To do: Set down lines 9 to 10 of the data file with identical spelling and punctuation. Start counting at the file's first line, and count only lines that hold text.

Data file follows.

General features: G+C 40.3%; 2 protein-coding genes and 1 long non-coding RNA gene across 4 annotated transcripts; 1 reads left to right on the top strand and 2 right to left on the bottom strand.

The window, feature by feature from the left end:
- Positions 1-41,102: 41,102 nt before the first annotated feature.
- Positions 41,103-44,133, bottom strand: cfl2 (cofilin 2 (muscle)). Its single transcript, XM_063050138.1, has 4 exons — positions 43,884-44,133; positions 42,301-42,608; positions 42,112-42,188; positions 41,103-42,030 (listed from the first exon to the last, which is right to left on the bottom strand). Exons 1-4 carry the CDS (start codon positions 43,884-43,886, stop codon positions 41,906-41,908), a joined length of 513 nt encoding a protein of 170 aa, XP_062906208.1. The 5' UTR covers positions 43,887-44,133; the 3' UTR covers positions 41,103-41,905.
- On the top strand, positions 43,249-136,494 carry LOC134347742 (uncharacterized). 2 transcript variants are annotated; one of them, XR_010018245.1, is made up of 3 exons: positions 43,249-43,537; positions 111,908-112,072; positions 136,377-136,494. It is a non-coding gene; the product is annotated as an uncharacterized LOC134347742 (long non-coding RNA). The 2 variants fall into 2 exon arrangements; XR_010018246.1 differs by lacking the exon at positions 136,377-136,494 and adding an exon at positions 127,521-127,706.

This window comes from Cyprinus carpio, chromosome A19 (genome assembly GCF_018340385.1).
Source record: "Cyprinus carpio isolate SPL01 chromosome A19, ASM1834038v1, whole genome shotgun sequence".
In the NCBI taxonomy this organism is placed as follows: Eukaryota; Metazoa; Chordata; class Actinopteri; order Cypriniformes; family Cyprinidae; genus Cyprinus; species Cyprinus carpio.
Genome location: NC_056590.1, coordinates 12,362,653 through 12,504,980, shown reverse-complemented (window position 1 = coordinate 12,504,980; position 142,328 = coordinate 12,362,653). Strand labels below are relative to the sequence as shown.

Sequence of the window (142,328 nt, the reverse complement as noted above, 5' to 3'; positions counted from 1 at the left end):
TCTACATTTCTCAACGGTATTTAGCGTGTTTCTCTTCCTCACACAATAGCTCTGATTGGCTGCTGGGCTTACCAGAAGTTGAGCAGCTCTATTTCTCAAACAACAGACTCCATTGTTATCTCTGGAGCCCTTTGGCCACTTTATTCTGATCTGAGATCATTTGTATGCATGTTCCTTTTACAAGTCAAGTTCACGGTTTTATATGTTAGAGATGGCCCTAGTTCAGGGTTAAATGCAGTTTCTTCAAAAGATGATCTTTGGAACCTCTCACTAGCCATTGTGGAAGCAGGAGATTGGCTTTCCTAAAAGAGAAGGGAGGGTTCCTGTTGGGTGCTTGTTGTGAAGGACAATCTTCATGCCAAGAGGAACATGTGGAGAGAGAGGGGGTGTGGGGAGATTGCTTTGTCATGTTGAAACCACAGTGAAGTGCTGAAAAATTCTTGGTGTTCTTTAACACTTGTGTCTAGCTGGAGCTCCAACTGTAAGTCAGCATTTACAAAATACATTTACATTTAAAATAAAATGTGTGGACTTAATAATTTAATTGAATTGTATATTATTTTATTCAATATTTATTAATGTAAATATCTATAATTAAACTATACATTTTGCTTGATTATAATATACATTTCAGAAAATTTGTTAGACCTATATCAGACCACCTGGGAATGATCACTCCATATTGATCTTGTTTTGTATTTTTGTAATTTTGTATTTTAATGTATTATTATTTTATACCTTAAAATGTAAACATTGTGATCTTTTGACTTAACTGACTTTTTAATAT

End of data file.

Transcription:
Genome location: NC_056590.1, coordinates 12,362,653 through 12,504,980, shown reverse-complemented (window position 1 = coordinate 12,504,980; position 142,328 = coordinate 12,362,653). Strand labels below are relative to the sequence as shown.

Sequence of the window (142,328 nt, the reverse complement as noted above, 5' to 3'; positions counted from 1 at the left end):